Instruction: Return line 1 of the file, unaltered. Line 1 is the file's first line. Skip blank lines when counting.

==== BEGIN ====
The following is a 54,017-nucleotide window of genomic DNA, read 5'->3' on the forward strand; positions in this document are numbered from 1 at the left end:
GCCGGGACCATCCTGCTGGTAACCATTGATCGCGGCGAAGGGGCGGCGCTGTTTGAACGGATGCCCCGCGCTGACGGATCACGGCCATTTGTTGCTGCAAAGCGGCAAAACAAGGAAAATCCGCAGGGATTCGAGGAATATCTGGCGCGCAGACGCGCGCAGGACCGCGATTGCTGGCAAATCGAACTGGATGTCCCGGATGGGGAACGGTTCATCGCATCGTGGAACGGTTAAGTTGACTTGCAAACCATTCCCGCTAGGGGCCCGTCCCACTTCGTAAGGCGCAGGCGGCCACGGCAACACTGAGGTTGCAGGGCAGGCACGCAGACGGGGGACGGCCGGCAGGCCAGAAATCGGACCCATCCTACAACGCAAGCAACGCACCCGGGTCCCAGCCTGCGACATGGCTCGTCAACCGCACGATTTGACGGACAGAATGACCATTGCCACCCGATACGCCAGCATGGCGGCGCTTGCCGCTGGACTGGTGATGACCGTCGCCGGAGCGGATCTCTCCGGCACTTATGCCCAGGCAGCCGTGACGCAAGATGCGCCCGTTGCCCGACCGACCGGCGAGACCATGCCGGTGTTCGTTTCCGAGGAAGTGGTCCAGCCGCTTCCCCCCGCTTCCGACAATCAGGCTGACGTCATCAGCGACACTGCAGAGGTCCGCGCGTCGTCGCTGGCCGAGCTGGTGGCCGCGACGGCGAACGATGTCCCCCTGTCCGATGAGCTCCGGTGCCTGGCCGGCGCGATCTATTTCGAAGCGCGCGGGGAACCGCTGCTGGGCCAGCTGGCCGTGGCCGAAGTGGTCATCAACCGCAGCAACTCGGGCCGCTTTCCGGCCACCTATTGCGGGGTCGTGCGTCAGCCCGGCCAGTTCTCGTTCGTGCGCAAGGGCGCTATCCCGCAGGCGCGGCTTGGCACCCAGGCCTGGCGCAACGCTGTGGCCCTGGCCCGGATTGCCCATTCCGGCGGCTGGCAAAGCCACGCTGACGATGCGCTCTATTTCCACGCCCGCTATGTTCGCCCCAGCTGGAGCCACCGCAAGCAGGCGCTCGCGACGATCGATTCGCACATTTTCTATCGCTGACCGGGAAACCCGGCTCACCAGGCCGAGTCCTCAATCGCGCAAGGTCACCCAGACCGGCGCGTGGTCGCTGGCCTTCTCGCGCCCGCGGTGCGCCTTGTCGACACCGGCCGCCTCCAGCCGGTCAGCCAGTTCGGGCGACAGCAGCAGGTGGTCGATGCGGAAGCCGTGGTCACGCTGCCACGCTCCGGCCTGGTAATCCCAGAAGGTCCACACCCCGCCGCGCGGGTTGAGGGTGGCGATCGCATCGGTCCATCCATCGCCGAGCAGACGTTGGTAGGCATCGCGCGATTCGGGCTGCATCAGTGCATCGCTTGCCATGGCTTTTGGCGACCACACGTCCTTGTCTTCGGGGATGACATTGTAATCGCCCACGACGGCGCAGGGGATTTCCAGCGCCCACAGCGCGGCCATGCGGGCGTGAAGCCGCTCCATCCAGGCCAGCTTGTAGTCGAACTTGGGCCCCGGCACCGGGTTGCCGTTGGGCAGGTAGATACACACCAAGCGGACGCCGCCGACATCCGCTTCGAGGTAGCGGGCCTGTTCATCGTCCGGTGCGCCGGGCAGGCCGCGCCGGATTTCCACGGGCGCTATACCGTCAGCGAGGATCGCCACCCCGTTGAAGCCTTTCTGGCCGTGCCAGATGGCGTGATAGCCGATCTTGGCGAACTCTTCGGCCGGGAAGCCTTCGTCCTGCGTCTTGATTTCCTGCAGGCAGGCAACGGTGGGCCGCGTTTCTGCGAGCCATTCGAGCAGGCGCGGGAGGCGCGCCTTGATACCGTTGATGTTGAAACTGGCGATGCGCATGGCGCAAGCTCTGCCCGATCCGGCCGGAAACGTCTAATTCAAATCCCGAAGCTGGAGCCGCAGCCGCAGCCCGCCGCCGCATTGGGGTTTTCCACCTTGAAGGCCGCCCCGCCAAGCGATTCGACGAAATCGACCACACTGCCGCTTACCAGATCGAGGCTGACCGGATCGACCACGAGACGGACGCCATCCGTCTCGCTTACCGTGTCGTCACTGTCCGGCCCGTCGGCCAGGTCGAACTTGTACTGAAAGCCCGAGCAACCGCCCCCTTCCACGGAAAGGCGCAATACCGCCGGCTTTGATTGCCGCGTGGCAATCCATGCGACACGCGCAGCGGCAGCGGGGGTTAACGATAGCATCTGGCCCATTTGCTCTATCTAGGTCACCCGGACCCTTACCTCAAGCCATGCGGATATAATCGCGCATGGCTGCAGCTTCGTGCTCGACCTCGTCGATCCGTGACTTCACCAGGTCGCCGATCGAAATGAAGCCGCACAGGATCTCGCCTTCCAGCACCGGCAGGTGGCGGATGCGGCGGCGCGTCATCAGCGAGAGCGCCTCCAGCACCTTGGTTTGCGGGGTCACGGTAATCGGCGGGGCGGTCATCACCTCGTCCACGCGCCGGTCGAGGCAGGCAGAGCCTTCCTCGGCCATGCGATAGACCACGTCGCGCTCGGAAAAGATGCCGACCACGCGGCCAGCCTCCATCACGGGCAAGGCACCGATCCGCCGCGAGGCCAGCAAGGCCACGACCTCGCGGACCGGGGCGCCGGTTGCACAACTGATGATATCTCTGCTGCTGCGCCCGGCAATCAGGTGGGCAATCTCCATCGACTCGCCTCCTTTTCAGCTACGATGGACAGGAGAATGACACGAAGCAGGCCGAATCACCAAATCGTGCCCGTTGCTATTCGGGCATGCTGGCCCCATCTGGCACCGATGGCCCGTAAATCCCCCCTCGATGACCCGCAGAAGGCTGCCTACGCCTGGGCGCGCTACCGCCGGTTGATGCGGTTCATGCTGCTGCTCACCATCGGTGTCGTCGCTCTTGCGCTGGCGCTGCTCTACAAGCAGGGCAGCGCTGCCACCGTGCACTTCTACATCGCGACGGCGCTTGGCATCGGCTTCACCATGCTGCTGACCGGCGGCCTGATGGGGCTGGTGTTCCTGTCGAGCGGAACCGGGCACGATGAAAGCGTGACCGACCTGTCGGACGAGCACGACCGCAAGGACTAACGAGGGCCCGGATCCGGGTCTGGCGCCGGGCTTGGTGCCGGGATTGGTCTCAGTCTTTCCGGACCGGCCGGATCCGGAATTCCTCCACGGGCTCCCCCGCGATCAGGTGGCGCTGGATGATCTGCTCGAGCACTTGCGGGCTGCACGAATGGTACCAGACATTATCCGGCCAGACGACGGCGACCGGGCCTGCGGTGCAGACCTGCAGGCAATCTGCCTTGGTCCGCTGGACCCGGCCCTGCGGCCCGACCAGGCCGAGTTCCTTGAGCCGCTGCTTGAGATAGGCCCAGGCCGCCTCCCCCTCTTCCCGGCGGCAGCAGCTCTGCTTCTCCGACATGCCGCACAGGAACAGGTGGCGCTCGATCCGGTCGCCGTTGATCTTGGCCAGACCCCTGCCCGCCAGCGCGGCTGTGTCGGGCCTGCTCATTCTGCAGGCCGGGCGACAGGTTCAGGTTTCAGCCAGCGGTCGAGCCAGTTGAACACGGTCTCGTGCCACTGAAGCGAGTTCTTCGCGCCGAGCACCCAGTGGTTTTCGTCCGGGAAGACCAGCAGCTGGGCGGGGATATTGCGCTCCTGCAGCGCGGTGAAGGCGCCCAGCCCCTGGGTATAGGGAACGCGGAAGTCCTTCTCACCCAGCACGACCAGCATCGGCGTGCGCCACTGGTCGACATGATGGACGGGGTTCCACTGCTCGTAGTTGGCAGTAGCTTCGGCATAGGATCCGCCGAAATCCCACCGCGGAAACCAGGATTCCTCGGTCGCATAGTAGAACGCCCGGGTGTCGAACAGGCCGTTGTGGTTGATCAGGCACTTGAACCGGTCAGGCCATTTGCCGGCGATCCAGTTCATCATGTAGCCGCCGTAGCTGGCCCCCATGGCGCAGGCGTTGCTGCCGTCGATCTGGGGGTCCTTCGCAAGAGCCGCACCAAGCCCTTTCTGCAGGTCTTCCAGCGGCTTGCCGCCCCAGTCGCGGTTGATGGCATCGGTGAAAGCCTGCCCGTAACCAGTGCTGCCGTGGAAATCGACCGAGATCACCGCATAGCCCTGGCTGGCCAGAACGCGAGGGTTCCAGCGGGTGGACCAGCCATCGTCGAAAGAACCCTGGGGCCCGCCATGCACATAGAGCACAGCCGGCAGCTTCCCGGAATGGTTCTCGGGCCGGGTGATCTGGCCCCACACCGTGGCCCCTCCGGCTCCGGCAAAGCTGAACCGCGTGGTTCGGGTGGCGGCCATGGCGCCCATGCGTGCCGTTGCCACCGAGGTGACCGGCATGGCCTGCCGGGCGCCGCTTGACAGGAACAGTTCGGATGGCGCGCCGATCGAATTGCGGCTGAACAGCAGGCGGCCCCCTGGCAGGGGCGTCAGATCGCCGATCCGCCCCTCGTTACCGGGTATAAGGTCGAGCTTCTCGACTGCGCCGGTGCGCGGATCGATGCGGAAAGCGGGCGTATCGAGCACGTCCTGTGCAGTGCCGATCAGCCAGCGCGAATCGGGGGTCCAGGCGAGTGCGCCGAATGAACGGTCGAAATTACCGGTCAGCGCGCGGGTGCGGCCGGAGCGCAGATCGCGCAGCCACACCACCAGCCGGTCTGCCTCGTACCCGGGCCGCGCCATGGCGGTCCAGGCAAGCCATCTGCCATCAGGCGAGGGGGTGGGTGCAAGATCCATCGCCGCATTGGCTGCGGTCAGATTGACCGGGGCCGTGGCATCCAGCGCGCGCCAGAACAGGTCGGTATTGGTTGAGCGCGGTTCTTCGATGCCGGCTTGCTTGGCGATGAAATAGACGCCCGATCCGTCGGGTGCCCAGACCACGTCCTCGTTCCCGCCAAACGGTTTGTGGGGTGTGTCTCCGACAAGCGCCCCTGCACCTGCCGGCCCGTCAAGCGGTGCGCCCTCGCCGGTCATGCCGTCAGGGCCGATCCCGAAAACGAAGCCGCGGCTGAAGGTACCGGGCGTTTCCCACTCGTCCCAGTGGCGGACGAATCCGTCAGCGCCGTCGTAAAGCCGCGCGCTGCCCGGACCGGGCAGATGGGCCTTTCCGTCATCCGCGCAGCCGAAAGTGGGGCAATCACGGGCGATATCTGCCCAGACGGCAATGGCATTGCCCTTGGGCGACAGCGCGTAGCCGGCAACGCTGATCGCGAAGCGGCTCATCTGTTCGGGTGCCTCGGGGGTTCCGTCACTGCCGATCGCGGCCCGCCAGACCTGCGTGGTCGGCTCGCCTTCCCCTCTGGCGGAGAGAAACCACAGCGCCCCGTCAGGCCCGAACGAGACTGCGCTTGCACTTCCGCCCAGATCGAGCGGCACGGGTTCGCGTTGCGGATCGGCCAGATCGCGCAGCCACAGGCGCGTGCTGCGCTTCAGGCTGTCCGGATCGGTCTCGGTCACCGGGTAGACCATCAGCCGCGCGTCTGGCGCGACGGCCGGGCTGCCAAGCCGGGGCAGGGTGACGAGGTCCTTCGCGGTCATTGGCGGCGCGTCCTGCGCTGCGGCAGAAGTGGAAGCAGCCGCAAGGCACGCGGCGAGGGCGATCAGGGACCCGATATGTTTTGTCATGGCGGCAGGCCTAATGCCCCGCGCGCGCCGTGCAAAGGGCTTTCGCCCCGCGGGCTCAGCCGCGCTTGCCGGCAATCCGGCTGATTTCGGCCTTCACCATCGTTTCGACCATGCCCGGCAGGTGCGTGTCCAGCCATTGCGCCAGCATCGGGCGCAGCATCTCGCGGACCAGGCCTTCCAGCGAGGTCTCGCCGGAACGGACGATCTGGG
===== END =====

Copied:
The following is a 54,017-nucleotide window of genomic DNA, read 5'->3' on the forward strand; positions in this document are numbered from 1 at the left end: